A flash of thrilling masculinity tied up in an age of terror wowed the opening night audience in famed UK choreographer Matthew Bourne, and New Adventures & Re:Bourne’s, reinvention of the literary classic, Lord Of The Flies.
A world first, on for a very limited run at the State Theatre, you have to say you’ve seen this version. As with his inimitable all-male Swan Lake, Bourne puts the male dancer at the centre, usurping the dominance of the female prima ballerina. It’s exciting stuff.
This is large-scale stage storytelling at its best. As with all his shows, the sets, sound, costuming and bold choreography see his productions stand out from the crowd. A team of company dancers team up with some hand-picked local boys to showcase this marvellous retelling of the 1954 classic, and had the audience in raptures at curtain call.
Originally the tale of a group of British schoolboys stranded on an uninhabited island, who strive to govern themselves, with disastrous results, this version saw the school boys locked in an abandoned theatre. The choreography cleverly depicted the politics of order, rank and ritual, with the inclusion of everyday moves and social gestures as raw movement material.
Iconic images helped tell the story artistically. School-yard games, rugby matches, and sleeping groups brought us into the boy’s politic. Broken reading glasses, schoolboy shorts, abandoned backpacks, and head-scarves made from torn shirts completed the image. The school boys became warriors in order to survive.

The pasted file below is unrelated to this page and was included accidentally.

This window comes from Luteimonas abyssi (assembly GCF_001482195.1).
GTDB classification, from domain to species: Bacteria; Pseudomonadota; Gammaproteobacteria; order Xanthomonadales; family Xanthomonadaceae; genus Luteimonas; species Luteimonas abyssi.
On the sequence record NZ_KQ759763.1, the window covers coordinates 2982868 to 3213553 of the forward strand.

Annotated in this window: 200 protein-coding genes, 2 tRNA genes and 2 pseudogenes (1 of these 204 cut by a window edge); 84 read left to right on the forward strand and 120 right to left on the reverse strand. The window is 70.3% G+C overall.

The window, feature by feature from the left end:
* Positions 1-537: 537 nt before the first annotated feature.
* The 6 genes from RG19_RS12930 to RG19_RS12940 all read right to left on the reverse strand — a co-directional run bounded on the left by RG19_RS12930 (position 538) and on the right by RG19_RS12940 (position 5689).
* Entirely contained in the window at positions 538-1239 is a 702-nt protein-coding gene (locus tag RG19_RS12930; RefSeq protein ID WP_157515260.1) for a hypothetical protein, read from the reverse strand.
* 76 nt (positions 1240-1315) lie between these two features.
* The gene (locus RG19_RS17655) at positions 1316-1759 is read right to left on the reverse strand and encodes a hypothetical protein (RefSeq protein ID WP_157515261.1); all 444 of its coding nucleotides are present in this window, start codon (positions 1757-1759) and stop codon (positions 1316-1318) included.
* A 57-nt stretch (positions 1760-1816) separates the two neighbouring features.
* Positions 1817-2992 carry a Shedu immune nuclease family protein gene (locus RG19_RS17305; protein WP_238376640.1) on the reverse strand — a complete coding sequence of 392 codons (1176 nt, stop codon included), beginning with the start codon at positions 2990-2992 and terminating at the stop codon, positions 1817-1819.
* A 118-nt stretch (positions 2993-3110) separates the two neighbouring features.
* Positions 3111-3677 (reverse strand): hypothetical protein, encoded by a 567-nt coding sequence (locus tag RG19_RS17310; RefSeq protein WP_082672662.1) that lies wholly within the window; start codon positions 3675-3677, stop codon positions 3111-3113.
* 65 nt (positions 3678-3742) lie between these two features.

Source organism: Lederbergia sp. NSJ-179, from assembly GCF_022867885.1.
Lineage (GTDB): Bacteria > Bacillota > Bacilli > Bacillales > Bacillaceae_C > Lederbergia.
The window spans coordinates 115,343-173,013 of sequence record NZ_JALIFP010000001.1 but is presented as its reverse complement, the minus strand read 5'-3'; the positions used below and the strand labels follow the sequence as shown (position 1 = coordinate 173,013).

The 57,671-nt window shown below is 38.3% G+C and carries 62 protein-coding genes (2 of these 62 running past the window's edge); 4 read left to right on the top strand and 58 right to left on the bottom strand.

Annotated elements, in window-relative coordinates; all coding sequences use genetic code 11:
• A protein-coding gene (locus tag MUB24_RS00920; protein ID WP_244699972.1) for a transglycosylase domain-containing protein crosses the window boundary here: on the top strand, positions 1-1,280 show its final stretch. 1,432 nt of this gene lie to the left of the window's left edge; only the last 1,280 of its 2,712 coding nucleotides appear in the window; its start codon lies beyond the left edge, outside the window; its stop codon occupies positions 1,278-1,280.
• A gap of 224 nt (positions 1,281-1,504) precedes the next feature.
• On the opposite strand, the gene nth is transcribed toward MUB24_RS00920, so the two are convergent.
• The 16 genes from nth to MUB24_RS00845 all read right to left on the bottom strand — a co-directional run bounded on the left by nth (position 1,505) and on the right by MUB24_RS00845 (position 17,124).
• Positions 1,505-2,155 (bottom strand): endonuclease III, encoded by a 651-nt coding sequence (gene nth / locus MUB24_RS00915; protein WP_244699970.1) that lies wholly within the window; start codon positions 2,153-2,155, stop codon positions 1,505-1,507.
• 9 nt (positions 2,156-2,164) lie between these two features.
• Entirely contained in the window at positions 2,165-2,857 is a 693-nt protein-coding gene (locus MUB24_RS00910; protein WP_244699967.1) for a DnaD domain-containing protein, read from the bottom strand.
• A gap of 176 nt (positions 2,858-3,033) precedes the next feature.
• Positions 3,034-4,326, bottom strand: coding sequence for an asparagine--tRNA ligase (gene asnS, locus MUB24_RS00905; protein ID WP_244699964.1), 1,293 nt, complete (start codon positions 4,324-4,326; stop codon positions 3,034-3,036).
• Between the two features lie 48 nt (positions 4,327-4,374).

As with all tribes of people who, in desperate times, are reduced to bargaining on the bare bones of humanity, individuals soon become bullies and thugs, gang trolls beating up anyone in sight. Swearing allegiances, rebels were punished quickly and publicly. The junior boy with his teddy bear, rescued from a beating, and the first to make it out alive, was a central motif.
Rescued by a gun-wielding soldier, this show was an affecting evocation of the territorial mindset and permanent state of war the world is currently overrun by. Trumperica, BREXIT, bombs in Syria. It all became scarily relevant when viewing the dilemmas the boy’s faced.
Bourne’s work is on par with the greats and his capacity to rework classics is something which has to be seen to be believed. We all dare to dream this freely!
Sarah W. is a dance-trained theatre lover with a flair for the bold and non-traditional performance platforms. On the street or in the box seat, she looks for quality works that push the envelope.
Lord Of The Flies runs 5- 9 April, 7pm Wednesday – Sunday (85 minutes with 20 minute interval) at the State Theatre, Arts Centre Melbourne. 2pm Saturday, Audio Described 3pm, Sunday. Purchase tickets here. The venue is accessible.